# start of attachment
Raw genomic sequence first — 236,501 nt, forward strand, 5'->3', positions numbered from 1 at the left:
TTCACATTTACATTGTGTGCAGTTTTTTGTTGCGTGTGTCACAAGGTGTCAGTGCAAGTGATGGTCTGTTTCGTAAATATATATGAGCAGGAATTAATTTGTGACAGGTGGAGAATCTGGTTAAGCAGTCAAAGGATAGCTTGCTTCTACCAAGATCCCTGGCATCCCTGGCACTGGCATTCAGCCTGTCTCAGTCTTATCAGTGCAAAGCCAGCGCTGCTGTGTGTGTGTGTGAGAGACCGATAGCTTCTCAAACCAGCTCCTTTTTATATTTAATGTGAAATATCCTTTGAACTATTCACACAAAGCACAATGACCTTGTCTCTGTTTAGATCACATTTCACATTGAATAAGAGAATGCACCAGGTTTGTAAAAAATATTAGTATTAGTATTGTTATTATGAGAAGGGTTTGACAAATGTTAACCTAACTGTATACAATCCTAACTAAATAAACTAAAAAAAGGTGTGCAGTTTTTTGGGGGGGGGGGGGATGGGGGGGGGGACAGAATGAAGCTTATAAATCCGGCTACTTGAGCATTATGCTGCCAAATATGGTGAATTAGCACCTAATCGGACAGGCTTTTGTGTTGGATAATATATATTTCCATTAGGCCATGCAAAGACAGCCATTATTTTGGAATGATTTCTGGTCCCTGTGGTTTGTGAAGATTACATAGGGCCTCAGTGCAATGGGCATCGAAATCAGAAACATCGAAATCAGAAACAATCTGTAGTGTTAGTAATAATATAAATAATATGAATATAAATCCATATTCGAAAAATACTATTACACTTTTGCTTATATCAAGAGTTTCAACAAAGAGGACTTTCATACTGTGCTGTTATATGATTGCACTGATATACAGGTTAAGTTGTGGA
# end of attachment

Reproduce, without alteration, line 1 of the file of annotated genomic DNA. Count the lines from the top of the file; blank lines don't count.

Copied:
Raw genomic sequence first — 236,501 nt, forward strand, 5'->3', positions numbered from 1 at the left: